The BBC Sports Personality of the Year programme is an institution, and, like all institutions, it is a magnet for criticism, the most damning of which might be professed indifference.
A lot of people now dismiss it as an irrelevance. They argue that it treats sport as a branch of the entertainment industry, with all the glitz of Strictly Come Dancing and none of the grit of the sports field. Or it is dismissed as a popularity contest, one that goes to embarrassing lengths to reveal the 'personalities' of its shortlisted sportsmen, while dwelling frustratingly (blink-and-you've-missed-it) briefly on what they actually do.
We all slag it off. But we talk about it. And then we sit down and watch it. That's another thing about institutions: once you're locked in, you can't get out.
The controversy this year over the ten-person shortlist is that there are no women. I almost wrote 'sportspeople' above, then realised there was no need. It's an all-male field, three of whom are golfers. In a year when we have several female world champions, it is inexcusable.
This is a cycling blog, so I'll dwell on the shortlisted cyclist, future Team Sky supremo Mark Cavendish. At the time of writing, Cavendish is the odds-on favourite according to several bookmakers, though this can mean very little.
In 2008, the last time a cyclist won, Chris Hoy was the third in the betting before the programme, behind Rebecca Adlington (one of the snubbed world champions this year) and Lewis Hamilton. The bookies got the podium right, but the order wrong: Hoy was first, Hamilton second, Adlington third.
It was a huge moment for Hoy, and for cycling. But with it was the tacit understanding that it could only happen in an Olympic year. Only the Games could give Hoy, and cycling, the profile necessary to attract 290,000 telephone votes, 40% of the total, and 120,000 more than Hamilton.
Yet Cavendish really does have a good chance. It isn't a weak year, either (no mentions of Zara Phillips, please), which means either that something has changed, or that Cavendish has achieved something truly exceptional.
Or, perhaps, a bit of both. Something has changed in the sense that cycling in Britain has found an audience it didn't previously have -- which undoubtedly owes much to Hoy and his British team-mates in Beijing.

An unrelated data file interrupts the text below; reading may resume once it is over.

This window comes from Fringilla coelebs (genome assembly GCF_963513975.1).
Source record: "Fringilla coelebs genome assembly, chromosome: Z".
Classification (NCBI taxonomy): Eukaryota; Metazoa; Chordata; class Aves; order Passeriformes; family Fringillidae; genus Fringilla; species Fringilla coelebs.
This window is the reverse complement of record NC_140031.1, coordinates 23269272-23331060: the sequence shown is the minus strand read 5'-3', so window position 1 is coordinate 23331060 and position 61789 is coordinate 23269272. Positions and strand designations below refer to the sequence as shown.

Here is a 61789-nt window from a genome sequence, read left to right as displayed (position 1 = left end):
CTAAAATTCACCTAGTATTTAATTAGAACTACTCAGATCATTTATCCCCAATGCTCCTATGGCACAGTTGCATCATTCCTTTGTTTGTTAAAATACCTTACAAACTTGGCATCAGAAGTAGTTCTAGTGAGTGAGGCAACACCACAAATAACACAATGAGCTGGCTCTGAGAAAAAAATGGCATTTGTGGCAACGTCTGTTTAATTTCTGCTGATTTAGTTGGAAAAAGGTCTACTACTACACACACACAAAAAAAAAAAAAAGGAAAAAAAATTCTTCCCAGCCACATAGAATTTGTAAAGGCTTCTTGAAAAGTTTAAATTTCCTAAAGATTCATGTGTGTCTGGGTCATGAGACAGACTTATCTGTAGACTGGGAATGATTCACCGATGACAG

Still, it is remarkable that Cavendish has caught the eye in a non-Olympic year. There are three contributing factors: his green jersey at the Tour de France, his world road race title in Copenhagen, and his personality. Quite simply: he has one.
In fact, his personality is evident in his undisguised - and rather endearing - relish for the whole Sports Personality of the Year jamboree. While some would be too cool to admit it, Cavendish makes no bones about it: he loves it.
Why else would he admit that in 2008, when he failed to make the shortlist, he was annoyed? Well, he doesn't admit that, exactly, but in his book, Boy Racer, he does recount the reaction of his Austrian team-mate, Bernie Eisel - which might be the same thing.
They were on a training camp in Majorca when Cavendish, checking his laptop, clocked that four cyclists - Hoy, Bradley Wiggins, Victoria Pendleton and Rebecca Romero - were on the ten-person SPOTY shortlist. But not Cavendish. "You won FOUR stages of the Tour de France!" Eisel yelled. "I can't, I can't understand it, I don't believe it...it's f****** ridiculous. It must be a British government conspiracy to kill road cycling!"
A few weeks later, when Cavendish watched the programme at home in the Isle of Man, he noted that his achievements were acknowledged: "I was given precisely four seconds -- as long as it took for Sue Barker to say the words '... and Mark Cavendish won a record-breaking four stages of the Tour de France'."
Cavendish added: "The nomination or lack of one hadn't fazed me. Those four seconds, however, were like four daggers through my heart."
Yet this passage of his book forms a tribute, of sorts, to the institution that is BBC Sports Personality of the Year. And the underlying message is clear: if you want the gong to go to someome to whom it would mean a great deal, and who will probably shed a tear or two in the event of winning, vote Cavendish.